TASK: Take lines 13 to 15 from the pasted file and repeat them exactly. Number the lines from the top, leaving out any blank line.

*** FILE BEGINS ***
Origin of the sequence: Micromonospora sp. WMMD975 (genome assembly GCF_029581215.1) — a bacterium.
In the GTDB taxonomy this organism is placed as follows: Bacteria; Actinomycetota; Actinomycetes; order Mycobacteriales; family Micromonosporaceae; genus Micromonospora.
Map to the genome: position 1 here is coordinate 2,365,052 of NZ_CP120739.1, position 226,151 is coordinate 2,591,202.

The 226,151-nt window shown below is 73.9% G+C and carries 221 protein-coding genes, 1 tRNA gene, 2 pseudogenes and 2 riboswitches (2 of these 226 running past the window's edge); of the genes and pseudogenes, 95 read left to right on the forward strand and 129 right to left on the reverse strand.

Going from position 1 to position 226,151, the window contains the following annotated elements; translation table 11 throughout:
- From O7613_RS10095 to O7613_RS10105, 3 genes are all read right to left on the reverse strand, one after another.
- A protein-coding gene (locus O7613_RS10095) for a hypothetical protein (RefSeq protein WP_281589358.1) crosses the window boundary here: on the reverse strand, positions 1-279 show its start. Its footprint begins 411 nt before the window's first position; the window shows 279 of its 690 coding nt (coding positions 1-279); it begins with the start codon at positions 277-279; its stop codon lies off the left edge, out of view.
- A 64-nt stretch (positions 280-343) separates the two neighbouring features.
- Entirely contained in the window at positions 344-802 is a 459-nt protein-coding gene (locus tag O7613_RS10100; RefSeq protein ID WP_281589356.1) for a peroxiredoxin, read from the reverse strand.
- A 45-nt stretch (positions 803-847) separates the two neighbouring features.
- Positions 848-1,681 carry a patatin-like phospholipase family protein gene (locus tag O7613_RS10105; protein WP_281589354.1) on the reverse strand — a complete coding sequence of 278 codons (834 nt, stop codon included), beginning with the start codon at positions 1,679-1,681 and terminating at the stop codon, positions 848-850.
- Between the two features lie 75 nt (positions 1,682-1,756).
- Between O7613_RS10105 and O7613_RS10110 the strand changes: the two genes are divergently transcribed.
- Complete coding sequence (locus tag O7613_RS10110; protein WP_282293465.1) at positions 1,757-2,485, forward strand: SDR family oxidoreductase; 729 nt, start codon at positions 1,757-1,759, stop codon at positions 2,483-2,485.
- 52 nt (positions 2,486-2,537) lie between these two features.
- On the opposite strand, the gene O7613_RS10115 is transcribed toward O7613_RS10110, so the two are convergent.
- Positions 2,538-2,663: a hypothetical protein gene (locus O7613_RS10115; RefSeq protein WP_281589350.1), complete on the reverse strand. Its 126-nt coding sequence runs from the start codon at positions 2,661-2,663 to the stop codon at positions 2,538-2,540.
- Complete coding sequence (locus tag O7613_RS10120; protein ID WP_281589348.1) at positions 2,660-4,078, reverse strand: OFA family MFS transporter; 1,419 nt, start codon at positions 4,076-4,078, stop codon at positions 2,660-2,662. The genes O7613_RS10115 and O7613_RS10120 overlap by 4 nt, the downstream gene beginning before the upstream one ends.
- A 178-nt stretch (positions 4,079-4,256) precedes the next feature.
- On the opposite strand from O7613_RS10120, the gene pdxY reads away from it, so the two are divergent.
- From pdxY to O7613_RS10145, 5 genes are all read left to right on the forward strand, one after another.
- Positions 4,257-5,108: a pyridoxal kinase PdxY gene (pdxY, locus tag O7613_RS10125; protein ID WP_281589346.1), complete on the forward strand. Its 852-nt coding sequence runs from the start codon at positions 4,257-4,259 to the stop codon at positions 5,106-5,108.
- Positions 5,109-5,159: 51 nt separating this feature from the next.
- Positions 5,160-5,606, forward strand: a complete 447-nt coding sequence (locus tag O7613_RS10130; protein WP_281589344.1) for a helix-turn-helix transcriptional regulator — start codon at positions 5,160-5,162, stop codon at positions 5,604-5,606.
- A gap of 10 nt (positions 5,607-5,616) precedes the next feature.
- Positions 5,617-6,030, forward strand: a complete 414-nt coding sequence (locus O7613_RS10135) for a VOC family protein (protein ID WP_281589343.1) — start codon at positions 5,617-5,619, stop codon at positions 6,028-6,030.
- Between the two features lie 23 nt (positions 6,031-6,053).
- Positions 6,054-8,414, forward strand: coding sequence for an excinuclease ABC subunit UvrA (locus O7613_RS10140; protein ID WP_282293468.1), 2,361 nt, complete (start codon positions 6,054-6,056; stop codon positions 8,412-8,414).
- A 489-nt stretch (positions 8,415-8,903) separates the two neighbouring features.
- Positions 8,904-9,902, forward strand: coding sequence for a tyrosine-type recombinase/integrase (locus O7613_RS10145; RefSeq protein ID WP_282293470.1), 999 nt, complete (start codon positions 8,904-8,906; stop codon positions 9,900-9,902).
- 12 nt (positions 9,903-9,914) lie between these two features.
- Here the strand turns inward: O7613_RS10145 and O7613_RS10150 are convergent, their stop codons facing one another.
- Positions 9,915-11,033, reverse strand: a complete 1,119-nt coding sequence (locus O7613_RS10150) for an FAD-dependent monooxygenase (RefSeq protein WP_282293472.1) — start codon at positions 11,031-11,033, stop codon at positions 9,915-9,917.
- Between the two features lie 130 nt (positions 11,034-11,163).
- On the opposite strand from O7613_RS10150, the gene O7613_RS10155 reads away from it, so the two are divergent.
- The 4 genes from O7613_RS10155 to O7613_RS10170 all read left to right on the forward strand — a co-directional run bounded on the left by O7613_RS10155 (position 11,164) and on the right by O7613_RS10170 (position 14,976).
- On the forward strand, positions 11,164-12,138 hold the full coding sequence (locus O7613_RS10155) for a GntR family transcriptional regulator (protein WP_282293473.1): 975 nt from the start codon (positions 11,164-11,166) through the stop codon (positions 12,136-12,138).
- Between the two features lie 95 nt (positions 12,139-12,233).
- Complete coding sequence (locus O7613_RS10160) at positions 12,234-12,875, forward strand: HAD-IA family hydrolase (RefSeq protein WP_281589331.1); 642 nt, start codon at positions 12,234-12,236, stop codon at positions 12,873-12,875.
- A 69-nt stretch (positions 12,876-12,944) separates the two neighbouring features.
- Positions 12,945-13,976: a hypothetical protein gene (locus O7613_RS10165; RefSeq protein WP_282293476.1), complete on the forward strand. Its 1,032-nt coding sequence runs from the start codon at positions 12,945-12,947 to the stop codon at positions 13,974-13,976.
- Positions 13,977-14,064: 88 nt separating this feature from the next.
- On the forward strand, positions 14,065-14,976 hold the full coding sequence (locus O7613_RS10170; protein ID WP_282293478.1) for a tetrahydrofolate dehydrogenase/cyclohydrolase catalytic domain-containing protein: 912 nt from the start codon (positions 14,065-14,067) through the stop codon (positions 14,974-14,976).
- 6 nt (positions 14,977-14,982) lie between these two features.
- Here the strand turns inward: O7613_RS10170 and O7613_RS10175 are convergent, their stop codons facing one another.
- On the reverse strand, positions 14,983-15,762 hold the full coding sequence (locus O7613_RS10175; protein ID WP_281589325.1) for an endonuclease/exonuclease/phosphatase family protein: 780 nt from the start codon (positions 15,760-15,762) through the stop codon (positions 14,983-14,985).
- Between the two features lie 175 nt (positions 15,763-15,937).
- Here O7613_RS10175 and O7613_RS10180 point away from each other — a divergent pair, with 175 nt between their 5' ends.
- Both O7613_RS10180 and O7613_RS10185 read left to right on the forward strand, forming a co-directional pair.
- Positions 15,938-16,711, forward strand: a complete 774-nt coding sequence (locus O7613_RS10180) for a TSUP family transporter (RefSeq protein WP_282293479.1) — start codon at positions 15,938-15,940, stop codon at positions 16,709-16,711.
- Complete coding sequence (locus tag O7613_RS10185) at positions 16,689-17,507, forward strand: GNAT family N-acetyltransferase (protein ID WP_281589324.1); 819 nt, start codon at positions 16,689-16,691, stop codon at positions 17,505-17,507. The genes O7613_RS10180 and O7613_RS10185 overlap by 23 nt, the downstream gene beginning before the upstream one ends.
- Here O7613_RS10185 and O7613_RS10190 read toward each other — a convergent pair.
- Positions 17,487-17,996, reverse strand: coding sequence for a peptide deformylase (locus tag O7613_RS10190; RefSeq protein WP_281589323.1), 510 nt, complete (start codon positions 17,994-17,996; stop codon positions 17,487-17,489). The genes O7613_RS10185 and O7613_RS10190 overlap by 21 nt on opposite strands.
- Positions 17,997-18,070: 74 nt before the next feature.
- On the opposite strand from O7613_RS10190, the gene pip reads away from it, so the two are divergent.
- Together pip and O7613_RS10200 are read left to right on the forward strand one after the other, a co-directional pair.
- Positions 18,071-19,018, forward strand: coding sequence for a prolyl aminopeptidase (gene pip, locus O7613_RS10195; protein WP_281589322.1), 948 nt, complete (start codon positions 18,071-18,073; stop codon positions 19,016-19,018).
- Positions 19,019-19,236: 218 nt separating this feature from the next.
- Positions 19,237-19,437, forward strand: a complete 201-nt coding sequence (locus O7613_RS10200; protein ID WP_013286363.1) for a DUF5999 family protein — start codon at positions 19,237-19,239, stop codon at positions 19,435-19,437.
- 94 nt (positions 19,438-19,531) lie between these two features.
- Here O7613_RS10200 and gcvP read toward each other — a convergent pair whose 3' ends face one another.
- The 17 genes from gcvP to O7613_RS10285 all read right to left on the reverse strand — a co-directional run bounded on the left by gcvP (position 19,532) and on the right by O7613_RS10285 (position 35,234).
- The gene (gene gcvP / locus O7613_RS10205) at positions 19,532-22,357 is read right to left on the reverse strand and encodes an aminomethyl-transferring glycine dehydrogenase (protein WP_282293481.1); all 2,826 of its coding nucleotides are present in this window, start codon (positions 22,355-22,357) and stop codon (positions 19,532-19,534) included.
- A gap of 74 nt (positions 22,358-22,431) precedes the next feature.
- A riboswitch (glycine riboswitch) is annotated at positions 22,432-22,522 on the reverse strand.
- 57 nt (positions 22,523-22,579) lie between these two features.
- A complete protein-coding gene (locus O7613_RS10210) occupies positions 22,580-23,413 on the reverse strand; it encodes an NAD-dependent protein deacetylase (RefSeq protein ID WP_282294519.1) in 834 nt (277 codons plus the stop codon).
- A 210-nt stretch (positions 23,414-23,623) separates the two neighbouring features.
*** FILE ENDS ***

- Between O7613_RS10105 and O7613_RS10110 the strand changes: the two genes are divergently transcribed.
- Complete coding sequence (locus tag O7613_RS10110; protein WP_282293465.1) at positions 1,757-2,485, forward strand: SDR family oxidoreductase; 729 nt, start codon at positions 1,757-1,759, stop codon at positions 2,483-2,485.
- 52 nt (positions 2,486-2,537) lie between these two features.